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Sony WF-C700N Truly Wireless Headphones Review

Tested using Methodology v1.5
Reviewed May 18, 2023 at 10:43 am
Latest change: Writing modified May 18, 2023 at 10:43 am
Sony WF-C700N Truly Wireless Picture
7.4
Neutral Sound
7.7
Commute/Travel
8.2
Sports/Fitness
7.1
Office
5.8
Wireless Gaming
5.6
Wired Gaming
6.9
Phone Calls

The Sony WF-C700N Truly Wireless are entry-level noise cancelling earbuds. Aside from their active noise cancellation (ANC) feature, which cuts out background noise to help you focus on your music, these buds have much in common with the Sony WF-C500 Truly Wireless. They have the same sleek design and lightweight build well-suited for commuters and casual listeners. They're also rated IPX4 for protection against water splashes, making them durable enough for brisk jogs and hikes outside.

Our Verdict

7.4 Neutral Sound

The Sony WF-C700N are decent for neutral sound. Their default sound profile is slightly warm and has enough bass to provide ample thump and rumble to hip-hop and EDM. Voices and instruments sound clear and detailed, but an underemphasized treble range makes the mix sound veiled and lispy. Fortunately, the companion app lets you change the sound to your preferences via graphic EQ and presets.

Pros
  • Graphic EQ and presets in-app.
Cons
  • Bad passive soundstage.
7.7 Commute/Travel

The Sony WF-C700N are good for commuting and travel. Their lightweight build won't put undue pressure on your ears, and their long battery life will last you a long bus ride or flight. Their in-ear design also won't leak any audio to passengers around you. While their ANC does a good job of isolating you from background conversations, it's less good at isolating you from the rumble of a loud bus or plane engine.

Pros
  • Lightweight and decently comfortable.
  • Long continuous battery life.
Cons
  • ANC can't block out low-frequency noise very well.
8.2 Sports/Fitness

The Sony WF-C700N are great for sports and fitness. Their lightweight build and stable in-ear fit will keep them in place during a brisk jog or moderate workout. They don't have stability fins, so more intense workouts will displace their fit, requiring readjustment to make them sit comfortably again. Their battery lasts nearly eight hours, and they have an IPX4 rating against water splashes, so you can take them on long hikes without worrying about damage. Their ANC doesn't do a great job cutting out ambient noise from loud traffic or passing buses and trucks.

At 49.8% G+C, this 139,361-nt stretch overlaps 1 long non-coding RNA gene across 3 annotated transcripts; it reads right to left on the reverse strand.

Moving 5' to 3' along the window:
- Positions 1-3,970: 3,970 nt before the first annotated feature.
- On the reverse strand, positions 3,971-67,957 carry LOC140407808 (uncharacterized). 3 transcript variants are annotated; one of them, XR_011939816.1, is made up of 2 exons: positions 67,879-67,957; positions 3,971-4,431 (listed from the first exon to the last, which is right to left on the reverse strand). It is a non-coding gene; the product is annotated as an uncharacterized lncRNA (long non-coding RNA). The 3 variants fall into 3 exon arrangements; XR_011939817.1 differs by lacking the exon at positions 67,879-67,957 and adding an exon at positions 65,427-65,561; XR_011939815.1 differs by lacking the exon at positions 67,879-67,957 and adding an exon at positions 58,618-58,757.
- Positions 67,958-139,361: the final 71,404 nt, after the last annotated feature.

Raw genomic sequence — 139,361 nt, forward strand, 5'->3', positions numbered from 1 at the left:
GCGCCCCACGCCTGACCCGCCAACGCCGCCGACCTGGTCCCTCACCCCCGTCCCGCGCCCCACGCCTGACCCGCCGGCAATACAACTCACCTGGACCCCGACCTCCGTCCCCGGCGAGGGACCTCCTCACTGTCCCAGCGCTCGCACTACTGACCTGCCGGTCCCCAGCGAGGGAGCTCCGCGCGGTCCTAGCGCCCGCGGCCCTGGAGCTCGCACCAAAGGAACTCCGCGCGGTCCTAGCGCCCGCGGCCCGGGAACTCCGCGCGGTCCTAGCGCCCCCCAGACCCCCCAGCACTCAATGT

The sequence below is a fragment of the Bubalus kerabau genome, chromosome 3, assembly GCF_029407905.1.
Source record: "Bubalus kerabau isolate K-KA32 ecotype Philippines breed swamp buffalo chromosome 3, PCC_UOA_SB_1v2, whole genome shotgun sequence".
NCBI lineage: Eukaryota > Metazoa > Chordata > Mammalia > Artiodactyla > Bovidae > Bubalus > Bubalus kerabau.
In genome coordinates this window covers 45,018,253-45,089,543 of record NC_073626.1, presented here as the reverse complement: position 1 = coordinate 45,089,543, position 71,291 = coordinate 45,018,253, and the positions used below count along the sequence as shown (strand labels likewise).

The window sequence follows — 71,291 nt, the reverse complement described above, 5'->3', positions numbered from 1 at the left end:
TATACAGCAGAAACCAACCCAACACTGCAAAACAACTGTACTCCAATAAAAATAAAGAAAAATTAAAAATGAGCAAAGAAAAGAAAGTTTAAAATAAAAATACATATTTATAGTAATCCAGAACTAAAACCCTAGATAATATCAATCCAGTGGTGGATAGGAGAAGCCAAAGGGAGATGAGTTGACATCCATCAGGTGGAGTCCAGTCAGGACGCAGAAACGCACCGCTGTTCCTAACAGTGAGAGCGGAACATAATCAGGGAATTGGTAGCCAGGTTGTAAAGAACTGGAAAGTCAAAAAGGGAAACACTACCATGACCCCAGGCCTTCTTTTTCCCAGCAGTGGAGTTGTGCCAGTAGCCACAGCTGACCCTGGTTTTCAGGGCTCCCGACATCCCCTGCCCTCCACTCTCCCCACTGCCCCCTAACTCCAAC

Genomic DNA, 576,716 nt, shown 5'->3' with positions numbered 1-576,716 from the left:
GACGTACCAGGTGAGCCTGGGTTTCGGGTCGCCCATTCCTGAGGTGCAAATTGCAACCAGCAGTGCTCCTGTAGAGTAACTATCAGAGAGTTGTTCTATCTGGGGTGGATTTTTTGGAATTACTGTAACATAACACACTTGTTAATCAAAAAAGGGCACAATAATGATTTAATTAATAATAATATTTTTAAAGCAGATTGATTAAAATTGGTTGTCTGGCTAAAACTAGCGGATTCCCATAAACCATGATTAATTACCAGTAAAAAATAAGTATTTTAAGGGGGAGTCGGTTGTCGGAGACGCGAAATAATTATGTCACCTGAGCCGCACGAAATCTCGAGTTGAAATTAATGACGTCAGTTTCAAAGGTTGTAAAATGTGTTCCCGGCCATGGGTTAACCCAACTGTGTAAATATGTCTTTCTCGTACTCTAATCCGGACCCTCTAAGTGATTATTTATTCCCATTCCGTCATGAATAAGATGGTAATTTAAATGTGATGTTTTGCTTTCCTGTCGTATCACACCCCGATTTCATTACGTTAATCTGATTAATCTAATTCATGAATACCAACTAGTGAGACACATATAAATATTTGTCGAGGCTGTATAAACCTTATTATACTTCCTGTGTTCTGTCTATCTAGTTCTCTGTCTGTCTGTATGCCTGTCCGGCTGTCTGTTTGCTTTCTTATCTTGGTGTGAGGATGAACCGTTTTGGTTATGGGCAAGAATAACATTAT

Pros
  • Lightweight and decently comfortable.
  • Rated IPX4.
  • Stable in-ear fit.
Cons
  • ANC can't block out low-frequency noise very well.
7.1 Office

The Sony WF-C700N are decent for use at the office. They barely leak any audio, and their ANC does a good job of cutting out coworker chit-chat and whiny PC fans. Their lightweight and deep in-ear fit makes them comfortable enough for all-day wear, but using the control scheme can create a suction-like feeling in your ear canal, which can be annoying. Depending on use, it's not likely that their roughly 8-hour battery will make it through a whole shift without needing a recharge.

Pros
  • Lightweight and decently comfortable.
Cons
  • ANC can't block out low-frequency noise very well.
5.8 Wireless Gaming

The Sony WF-C700N are Bluetooth-only headphones; their latency is too high for wireless gaming.

5.6 Wired Gaming

The Sony WF-C700N are truly wireless Bluetooth headphones; you can't use them wired.

6.9 Phone Calls

The Sony WF-C700N are okay for calls. The mic makes your voice sound clear but a little thin. However, the mic tends to pick up background noise and make your voice sound distorted. While they don't leak much audio, meaning others won't hear your call if you're talking on a loud bus or train, their ANC doesn't do a great job isolating you from said vehicle noise. However, they're much better at cutting out noisy office noise, like co-worker chit-chat and whiny PC fans.

Pros
  • Lightweight and decently comfortable.
Cons
  • ANC can't block out low-frequency noise very well.
  • 7.4 Neutral Sound
  • 7.7 Commute/Travel
  • 8.2 Sports/Fitness
  • 7.1 Office
  • 5.8 Wireless Gaming
  • 5.6 Wired Gaming
  • 6.9 Phone Calls
  1. Updated May 18, 2023: Review published.
  2. Updated May 08, 2023: Early access published.

Differences Between Sizes And Variants